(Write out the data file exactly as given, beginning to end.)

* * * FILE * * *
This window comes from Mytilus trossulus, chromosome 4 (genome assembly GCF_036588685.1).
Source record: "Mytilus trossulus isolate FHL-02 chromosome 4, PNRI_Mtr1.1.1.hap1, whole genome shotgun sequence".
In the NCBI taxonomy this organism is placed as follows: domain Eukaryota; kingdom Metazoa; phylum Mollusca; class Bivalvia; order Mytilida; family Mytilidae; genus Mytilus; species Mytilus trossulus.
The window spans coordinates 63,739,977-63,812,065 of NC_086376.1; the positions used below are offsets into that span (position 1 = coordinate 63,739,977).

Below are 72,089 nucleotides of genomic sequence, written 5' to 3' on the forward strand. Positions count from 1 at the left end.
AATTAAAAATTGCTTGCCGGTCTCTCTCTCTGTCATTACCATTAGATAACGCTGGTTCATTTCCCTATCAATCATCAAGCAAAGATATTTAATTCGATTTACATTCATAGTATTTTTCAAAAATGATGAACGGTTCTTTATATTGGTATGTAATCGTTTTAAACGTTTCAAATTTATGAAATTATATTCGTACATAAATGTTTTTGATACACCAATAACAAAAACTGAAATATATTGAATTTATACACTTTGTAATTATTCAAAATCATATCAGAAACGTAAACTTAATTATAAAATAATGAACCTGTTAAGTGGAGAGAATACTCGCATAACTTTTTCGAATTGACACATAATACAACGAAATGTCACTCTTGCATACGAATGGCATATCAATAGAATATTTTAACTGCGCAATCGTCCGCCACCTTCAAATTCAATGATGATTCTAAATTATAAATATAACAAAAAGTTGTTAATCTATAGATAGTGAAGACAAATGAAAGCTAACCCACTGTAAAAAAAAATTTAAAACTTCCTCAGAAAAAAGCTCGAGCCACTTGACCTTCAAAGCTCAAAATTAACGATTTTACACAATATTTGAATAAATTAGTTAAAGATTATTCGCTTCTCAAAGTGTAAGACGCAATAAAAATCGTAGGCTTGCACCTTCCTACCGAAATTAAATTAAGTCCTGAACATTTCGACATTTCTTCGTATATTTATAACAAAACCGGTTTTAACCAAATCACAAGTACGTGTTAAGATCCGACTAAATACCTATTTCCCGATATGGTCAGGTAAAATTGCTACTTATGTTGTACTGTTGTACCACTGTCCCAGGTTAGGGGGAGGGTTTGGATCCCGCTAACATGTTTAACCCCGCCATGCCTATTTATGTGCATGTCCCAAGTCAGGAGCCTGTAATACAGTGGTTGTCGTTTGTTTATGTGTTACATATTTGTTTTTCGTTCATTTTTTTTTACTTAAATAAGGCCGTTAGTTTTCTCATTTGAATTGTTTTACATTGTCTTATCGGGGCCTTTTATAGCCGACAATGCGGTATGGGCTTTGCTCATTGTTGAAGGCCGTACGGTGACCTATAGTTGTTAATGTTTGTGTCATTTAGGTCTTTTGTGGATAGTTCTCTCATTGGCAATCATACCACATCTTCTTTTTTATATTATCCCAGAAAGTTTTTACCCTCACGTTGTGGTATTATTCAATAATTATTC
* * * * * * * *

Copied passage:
This window comes from Mytilus trossulus, chromosome 4 (genome assembly GCF_036588685.1).
Source record: "Mytilus trossulus isolate FHL-02 chromosome 4, PNRI_Mtr1.1.1.hap1, whole genome shotgun sequence".
In the NCBI taxonomy this organism is placed as follows: domain Eukaryota; kingdom Metazoa; phylum Mollusca; class Bivalvia; order Mytilida; family Mytilidae; genus Mytilus; species Mytilus trossulus.
The window spans coordinates 63,739,977-63,812,065 of NC_086376.1; the positions used below are offsets into that span (position 1 = coordinate 63,739,977).

Below are 72,089 nucleotides of genomic sequence, written 5' to 3' on the forward strand. Positions count from 1 at the left end.
AATTAAAAATTGCTTGCCGGTCTCTCTCTCTGTCATTACCATTAGATAACGCTGGTTCATTTCCCTATCAATCATCAAGCAAAGATATTTAATTCGATTTACATTCATAGTATTTTTCAAAAATGATGAACGGTTCTTTATATTGGTATGTAATCGTTTTAAACGTTTCAAATTTATGAAATTATATTCGTACATAAATGTTTTTGATACACCAATAACAAAAACTGAAATATATTGAATTTATACACTTTGTAATTATTCAAAATCATATCAGAAACGTAAACTTAATTATAAAATAATGAACCTGTTAAGTGGAGAGAATACTCGCATAACTTTTTCGAATTGACACATAATACAACGAAATGTCACTCTTGCATACGAATGGCATATCAATAGAATATTTTAACTGCGCAATCGTCCGCCACCTTCAAATTCAATGATGATTCTAAATTATAAATATAACAAAAAGTTGTTAATCTATAGATAGTGAAGACAAATGAAAGCTAACCCACTGTAAAAAAAAATTTAAAACTTCCTCAGAAAAAAGCTCGAGCCACTTGACCTTCAAAGCTCAAAATTAACGATTTTACACAATATTTGAATAAATTAGTTAAAGATTATTCGCTTCTCAAAGTGTAAGACGCAATAAAAATCGTAGGCTTGCACCTTCCTACCGAAATTAAATTAAGTCCTGAACATTTCGACATTTCTTCGTATATTTATAACAAAACCGGTTTTAACCAAATCACAAGTACGTGTTAAGATCCGACTAAATACCTATTTCCCGATATGGTCAGGTAAAATTGCTACTTATGTTGTACTGTTGTACCACTGTCCCAGGTTAGGGGGAGGGTTTGGATCCCGCTAACATGTTTAACCCCGCCATGCCTATTTATGTGCATGTCCCAAGTCAGGAGCCTGTAATACAGTGGTTGTCGTTTGTTTATGTGTTACATATTTGTTTTTCGTTCATTTTTTTTTACTTAAATAAGGCCGTTAGTTTTCTCATTTGAATTGTTTTACATTGTCTTATCGGGGCCTTTTATAGCCGACAATGCGGTATGGGCTTTGCTCATTGTTGAAGGCCGTACGGTGACCTATAGTTGTTAATGTTTGTGTCATTTAGGTCTTTTGTGGATAGTTCTCTCATTGGCAATCATACCACATCTTCTTTTTTATATTATCCCAGAAAGTTTTTACCCTCACGTTGTGGTATTATTCAATAATTATTC